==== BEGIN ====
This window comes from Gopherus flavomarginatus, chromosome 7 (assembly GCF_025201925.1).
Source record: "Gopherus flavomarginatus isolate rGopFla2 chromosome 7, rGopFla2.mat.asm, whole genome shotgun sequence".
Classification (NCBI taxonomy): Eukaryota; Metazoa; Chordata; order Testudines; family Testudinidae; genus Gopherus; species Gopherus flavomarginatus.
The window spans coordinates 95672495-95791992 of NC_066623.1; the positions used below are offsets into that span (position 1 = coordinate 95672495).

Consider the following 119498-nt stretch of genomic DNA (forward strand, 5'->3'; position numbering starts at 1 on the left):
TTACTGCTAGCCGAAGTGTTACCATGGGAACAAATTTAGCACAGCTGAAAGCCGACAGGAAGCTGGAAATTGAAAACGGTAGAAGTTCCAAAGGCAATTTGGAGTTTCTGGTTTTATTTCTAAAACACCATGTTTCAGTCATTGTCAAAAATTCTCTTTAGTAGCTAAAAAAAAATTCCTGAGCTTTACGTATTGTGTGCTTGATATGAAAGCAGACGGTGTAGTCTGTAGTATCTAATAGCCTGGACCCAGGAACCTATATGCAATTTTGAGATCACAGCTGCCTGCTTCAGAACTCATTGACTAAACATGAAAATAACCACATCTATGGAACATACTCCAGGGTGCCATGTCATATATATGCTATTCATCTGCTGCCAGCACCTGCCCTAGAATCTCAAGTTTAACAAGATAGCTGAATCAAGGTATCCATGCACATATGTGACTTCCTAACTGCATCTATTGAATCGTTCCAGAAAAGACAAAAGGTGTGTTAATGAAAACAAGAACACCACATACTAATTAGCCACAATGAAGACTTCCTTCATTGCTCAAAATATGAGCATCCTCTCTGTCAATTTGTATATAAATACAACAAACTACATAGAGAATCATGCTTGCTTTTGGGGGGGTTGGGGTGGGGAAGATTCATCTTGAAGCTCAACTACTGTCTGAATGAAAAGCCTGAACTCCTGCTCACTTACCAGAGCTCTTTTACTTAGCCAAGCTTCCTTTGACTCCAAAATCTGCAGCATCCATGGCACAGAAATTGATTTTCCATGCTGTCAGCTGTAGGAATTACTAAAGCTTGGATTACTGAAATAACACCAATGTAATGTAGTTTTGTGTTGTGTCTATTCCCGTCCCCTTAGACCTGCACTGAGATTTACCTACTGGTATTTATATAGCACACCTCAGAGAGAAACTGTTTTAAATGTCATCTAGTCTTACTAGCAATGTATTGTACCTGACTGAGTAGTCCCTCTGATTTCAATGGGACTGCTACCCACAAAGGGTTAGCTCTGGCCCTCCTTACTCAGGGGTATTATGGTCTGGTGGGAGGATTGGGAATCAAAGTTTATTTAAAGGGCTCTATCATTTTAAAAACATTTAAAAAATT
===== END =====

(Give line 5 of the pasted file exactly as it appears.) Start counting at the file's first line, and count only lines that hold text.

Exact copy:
Consider the following 119498-nt stretch of genomic DNA (forward strand, 5'->3'; position numbering starts at 1 on the left):